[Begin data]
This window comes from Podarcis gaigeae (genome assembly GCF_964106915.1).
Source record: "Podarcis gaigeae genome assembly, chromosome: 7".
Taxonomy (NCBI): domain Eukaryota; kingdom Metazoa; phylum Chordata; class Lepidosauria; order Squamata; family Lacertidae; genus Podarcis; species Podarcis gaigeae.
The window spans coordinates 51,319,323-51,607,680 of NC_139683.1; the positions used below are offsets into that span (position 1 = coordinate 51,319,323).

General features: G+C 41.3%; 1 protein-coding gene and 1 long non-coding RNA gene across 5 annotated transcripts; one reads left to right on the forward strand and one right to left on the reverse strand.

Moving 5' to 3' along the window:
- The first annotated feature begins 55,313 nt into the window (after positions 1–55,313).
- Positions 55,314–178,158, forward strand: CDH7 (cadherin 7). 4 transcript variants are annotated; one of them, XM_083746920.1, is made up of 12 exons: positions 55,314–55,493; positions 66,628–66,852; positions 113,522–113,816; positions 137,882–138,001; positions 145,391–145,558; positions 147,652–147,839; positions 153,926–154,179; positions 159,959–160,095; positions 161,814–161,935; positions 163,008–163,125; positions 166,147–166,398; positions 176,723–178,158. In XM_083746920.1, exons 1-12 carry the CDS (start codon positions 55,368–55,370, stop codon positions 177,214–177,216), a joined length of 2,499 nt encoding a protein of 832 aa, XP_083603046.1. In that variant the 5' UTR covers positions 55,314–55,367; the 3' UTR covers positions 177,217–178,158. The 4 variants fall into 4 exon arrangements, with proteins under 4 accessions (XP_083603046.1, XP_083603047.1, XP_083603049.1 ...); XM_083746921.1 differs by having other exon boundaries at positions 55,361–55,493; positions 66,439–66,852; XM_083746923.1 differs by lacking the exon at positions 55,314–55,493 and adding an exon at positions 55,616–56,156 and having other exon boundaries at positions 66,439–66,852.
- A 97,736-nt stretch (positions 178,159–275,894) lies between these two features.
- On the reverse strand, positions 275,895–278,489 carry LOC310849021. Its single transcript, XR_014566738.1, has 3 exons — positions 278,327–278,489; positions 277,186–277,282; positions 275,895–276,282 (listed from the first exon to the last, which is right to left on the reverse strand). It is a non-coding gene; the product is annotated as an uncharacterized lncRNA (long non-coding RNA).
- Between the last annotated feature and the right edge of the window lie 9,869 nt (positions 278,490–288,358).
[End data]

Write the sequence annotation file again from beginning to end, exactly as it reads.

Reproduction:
This window comes from Podarcis gaigeae (genome assembly GCF_964106915.1).
Source record: "Podarcis gaigeae genome assembly, chromosome: 7".
Taxonomy (NCBI): domain Eukaryota; kingdom Metazoa; phylum Chordata; class Lepidosauria; order Squamata; family Lacertidae; genus Podarcis; species Podarcis gaigeae.
The window spans coordinates 51,319,323-51,607,680 of NC_139683.1; the positions used below are offsets into that span (position 1 = coordinate 51,319,323).

General features: G+C 41.3%; 1 protein-coding gene and 1 long non-coding RNA gene across 5 annotated transcripts; one reads left to right on the forward strand and one right to left on the reverse strand.

Moving 5' to 3' along the window:
- The first annotated feature begins 55,313 nt into the window (after positions 1–55,313).
- Positions 55,314–178,158, forward strand: CDH7 (cadherin 7). 4 transcript variants are annotated; one of them, XM_083746920.1, is made up of 12 exons: positions 55,314–55,493; positions 66,628–66,852; positions 113,522–113,816; positions 137,882–138,001; positions 145,391–145,558; positions 147,652–147,839; positions 153,926–154,179; positions 159,959–160,095; positions 161,814–161,935; positions 163,008–163,125; positions 166,147–166,398; positions 176,723–178,158. In XM_083746920.1, exons 1-12 carry the CDS (start codon positions 55,368–55,370, stop codon positions 177,214–177,216), a joined length of 2,499 nt encoding a protein of 832 aa, XP_083603046.1. In that variant the 5' UTR covers positions 55,314–55,367; the 3' UTR covers positions 177,217–178,158. The 4 variants fall into 4 exon arrangements, with proteins under 4 accessions (XP_083603046.1, XP_083603047.1, XP_083603049.1 ...); XM_083746921.1 differs by having other exon boundaries at positions 55,361–55,493; positions 66,439–66,852; XM_083746923.1 differs by lacking the exon at positions 55,314–55,493 and adding an exon at positions 55,616–56,156 and having other exon boundaries at positions 66,439–66,852.
- A 97,736-nt stretch (positions 178,159–275,894) lies between these two features.
- On the reverse strand, positions 275,895–278,489 carry LOC310849021. Its single transcript, XR_014566738.1, has 3 exons — positions 278,327–278,489; positions 277,186–277,282; positions 275,895–276,282 (listed from the first exon to the last, which is right to left on the reverse strand). It is a non-coding gene; the product is annotated as an uncharacterized lncRNA (long non-coding RNA).
- Between the last annotated feature and the right edge of the window lie 9,869 nt (positions 278,490–288,358).